The following article was submitted by Jody Steffen, Account Representative at GMG member business, Hire Image. She writes about the importance of background screening in the hiring process.
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Employers who are in the process of hiring often think they’ve seen it all. And then, something, or someone, else comes along. No matter the story, circumstances, or day, what it often comes down to is this one certain truth – people lie! It could be a small fib that may not be much in and of itself (other than a possible red flag into that person’s character). Or, it could be a huge untruth concerning an educational degree that really does not exist or a job that occurred only in an applicant’s imagination. This unfortunate truth, coupled with safety concerns and the high costs of potential lawsuits, is why background screening is no longer an option for employers, but a necessity.
Lying on resumes, cover letters, employment applications, or even LinkedIn is nothing new. It has been going on for years. However, today, it is more widespread than most people may think. In fact, a recent survey conducted by TopResume reports that a staggering 78% of HR professionals, recruiters, and hiring managers have caught a candidate lying on a resume. It is difficult to understand why they think it’s worth it. According to Amanda Augustine, career advice expert for TopResume, a certified professional career coach (CPCC), and a certified professional resume writer (CPRW): “[l]ying during the job search is typically a deal-breaker for most employers”.
These results beg the question – what exactly is everyone lying about and who is lying? According to the survey, the top two most common lies are with regard to the existence, or lack thereof, of an academic degree and criminal records. With regard to who is lying, another survey conducted by OfficeTeam indicates that age does make a difference, with over 50% of people aged 18-35 admitting to lying on a resume, nearly 20% higher than those over 55 years old.
What Does All of This Mean for Employers?
The Minnesota Supreme Court specifically addressed this issue in Wilson vs. Mortgage Resource Center when it held that an employee’s misrepresentations about her education on her job application constituted “employment misconduct.” This particular case had to do with whether a former employee could collect unemployment, but the overall ruling effectively recognized that “employers have the right to reasonably expect the truth from job applicants.”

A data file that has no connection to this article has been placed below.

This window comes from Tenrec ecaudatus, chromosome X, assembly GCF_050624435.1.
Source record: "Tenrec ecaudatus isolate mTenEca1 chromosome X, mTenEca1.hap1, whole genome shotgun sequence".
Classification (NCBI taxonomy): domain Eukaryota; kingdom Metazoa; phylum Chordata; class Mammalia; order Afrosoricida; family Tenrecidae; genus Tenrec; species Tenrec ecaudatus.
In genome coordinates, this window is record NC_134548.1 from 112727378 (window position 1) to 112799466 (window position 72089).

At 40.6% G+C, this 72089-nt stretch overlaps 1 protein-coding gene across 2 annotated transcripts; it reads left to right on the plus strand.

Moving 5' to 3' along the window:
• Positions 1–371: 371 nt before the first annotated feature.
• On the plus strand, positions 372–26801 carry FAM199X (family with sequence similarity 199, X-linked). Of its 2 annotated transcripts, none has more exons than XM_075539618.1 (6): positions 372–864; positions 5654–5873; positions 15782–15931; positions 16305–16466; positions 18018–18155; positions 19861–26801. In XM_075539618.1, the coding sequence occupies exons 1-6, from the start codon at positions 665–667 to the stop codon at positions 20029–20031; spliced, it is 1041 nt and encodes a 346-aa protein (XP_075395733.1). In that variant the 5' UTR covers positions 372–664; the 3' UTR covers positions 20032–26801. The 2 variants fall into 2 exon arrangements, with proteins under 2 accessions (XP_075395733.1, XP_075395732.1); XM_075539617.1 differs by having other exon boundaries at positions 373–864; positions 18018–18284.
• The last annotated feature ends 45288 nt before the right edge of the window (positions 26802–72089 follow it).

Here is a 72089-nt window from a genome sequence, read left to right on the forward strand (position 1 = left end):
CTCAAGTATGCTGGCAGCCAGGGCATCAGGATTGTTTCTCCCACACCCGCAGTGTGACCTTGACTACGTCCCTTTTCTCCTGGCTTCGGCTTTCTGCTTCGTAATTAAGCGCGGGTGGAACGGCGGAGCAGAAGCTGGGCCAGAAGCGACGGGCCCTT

Unfortunately, though, while employers in Minnesota can reasonably expect the truth, it does not necessarily mean they are going to get it. If you are an employer who does not conduct thorough background screenings on your applicants, there is a high probability that you will hire someone who has lied on their resume or employment application. We stress the word “thorough” because, as demonstrated by the cases mentioned below, it is not enough to simply do the fastest and cheapest screening so that you can say you have done one. It really is about what makes the most sense in your industry and our ever-increasing mobile society.
There are many unfortunate situations that happen every day across the country that could be avoided if employers stop taking the applicant-provided information at face value. Some potentially harmful situations are nullified before any real harm can occur.
What can Employers do?
Employers should maintain a consistent and thorough background screening process with an accredited background screening provider and be diligent about screening all applicants. This may include services such as:
- Address & Social Security Number Search
- Criminal Searches in the jurisdictions the applicant has lived (typically seven-years of address history)
- National Criminal Search
- Federal Criminal Search
- Employment Verification
- Education Verification
- Reference Check
Perhaps you will discover only a small lie that ultimately does not mean much. However, you may discover something much more serious that could potentially pose a threat to you, your other employees, your customers, or your property. Can you afford not to find out?